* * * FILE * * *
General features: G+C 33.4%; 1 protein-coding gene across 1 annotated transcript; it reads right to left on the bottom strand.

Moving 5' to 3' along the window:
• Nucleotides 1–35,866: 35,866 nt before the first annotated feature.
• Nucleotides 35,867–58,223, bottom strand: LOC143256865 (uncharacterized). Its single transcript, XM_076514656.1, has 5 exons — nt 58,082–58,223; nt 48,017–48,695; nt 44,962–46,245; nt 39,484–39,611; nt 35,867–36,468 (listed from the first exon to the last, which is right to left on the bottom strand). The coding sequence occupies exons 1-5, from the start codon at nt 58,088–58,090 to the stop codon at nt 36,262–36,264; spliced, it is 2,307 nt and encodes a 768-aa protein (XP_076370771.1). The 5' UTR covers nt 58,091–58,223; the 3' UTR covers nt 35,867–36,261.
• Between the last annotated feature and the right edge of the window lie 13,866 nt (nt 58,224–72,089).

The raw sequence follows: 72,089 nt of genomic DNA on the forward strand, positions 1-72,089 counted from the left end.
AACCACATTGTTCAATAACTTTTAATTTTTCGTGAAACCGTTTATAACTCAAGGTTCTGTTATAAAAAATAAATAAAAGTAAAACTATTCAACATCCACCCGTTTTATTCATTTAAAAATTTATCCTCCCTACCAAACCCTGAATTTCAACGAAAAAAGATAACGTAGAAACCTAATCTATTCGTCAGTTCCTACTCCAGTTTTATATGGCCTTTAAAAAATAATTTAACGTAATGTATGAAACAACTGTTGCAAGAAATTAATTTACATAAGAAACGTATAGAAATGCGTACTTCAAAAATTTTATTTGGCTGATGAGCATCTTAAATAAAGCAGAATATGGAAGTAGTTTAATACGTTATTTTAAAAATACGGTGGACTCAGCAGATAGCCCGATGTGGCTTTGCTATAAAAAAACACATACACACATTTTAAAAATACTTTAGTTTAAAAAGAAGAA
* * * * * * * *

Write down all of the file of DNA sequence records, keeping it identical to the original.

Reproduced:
General features: G+C 33.4%; 1 protein-coding gene across 1 annotated transcript; it reads right to left on the bottom strand.

Moving 5' to 3' along the window:
• Nucleotides 1–35,866: 35,866 nt before the first annotated feature.
• Nucleotides 35,867–58,223, bottom strand: LOC143256865 (uncharacterized). Its single transcript, XM_076514656.1, has 5 exons — nt 58,082–58,223; nt 48,017–48,695; nt 44,962–46,245; nt 39,484–39,611; nt 35,867–36,468 (listed from the first exon to the last, which is right to left on the bottom strand). The coding sequence occupies exons 1-5, from the start codon at nt 58,088–58,090 to the stop codon at nt 36,262–36,264; spliced, it is 2,307 nt and encodes a 768-aa protein (XP_076370771.1). The 5' UTR covers nt 58,091–58,223; the 3' UTR covers nt 35,867–36,261.
• Between the last annotated feature and the right edge of the window lie 13,866 nt (nt 58,224–72,089).

The raw sequence follows: 72,089 nt of genomic DNA on the forward strand, positions 1-72,089 counted from the left end.
AACCACATTGTTCAATAACTTTTAATTTTTCGTGAAACCGTTTATAACTCAAGGTTCTGTTATAAAAAATAAATAAAAGTAAAACTATTCAACATCCACCCGTTTTATTCATTTAAAAATTTATCCTCCCTACCAAACCCTGAATTTCAACGAAAAAAGATAACGTAGAAACCTAATCTATTCGTCAGTTCCTACTCCAGTTTTATATGGCCTTTAAAAAATAATTTAACGTAATGTATGAAACAACTGTTGCAAGAAATTAATTTACATAAGAAACGTATAGAAATGCGTACTTCAAAAATTTTATTTGGCTGATGAGCATCTTAAATAAAGCAGAATATGGAAGTAGTTTAATACGTTATTTTAAAAATACGGTGGACTCAGCAGATAGCCCGATGTGGCTTTGCTATAAAAAAACACATACACACATTTTAAAAATACTTTAGTTTAAAAAGAAGAA